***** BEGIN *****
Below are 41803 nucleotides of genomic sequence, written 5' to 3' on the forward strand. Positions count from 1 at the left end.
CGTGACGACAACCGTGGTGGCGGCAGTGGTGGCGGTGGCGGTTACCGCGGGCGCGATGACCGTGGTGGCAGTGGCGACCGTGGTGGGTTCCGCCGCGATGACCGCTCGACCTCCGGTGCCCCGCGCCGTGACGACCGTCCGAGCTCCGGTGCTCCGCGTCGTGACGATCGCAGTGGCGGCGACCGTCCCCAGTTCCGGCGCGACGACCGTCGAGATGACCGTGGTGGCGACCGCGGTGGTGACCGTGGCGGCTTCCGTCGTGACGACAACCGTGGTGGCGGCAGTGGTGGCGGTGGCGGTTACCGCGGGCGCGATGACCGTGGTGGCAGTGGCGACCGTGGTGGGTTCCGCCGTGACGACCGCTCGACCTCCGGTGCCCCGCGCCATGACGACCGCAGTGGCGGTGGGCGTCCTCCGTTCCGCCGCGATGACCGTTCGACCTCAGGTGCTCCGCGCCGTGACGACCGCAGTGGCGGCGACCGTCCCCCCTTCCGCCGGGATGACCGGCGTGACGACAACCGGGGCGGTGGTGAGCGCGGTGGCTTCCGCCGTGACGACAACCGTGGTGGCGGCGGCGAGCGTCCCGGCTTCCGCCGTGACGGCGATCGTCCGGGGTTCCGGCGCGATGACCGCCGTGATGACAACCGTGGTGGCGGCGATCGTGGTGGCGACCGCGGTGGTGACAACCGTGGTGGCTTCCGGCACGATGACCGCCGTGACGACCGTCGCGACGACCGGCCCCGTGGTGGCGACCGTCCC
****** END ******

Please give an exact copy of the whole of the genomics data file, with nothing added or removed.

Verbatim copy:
Below are 41803 nucleotides of genomic sequence, written 5' to 3' on the forward strand. Positions count from 1 at the left end.
CGTGACGACAACCGTGGTGGCGGCAGTGGTGGCGGTGGCGGTTACCGCGGGCGCGATGACCGTGGTGGCAGTGGCGACCGTGGTGGGTTCCGCCGCGATGACCGCTCGACCTCCGGTGCCCCGCGCCGTGACGACCGTCCGAGCTCCGGTGCTCCGCGTCGTGACGATCGCAGTGGCGGCGACCGTCCCCAGTTCCGGCGCGACGACCGTCGAGATGACCGTGGTGGCGACCGCGGTGGTGACCGTGGCGGCTTCCGTCGTGACGACAACCGTGGTGGCGGCAGTGGTGGCGGTGGCGGTTACCGCGGGCGCGATGACCGTGGTGGCAGTGGCGACCGTGGTGGGTTCCGCCGTGACGACCGCTCGACCTCCGGTGCCCCGCGCCATGACGACCGCAGTGGCGGTGGGCGTCCTCCGTTCCGCCGCGATGACCGTTCGACCTCAGGTGCTCCGCGCCGTGACGACCGCAGTGGCGGCGACCGTCCCCCCTTCCGCCGGGATGACCGGCGTGACGACAACCGGGGCGGTGGTGAGCGCGGTGGCTTCCGCCGTGACGACAACCGTGGTGGCGGCGGCGAGCGTCCCGGCTTCCGCCGTGACGGCGATCGTCCGGGGTTCCGGCGCGATGACCGCCGTGATGACAACCGTGGTGGCGGCGATCGTGGTGGCGACCGCGGTGGTGACAACCGTGGTGGCTTCCGGCACGATGACCGCCGTGACGACCGTCGCGACGACCGGCCCCGTGGTGGCGACCGTCCC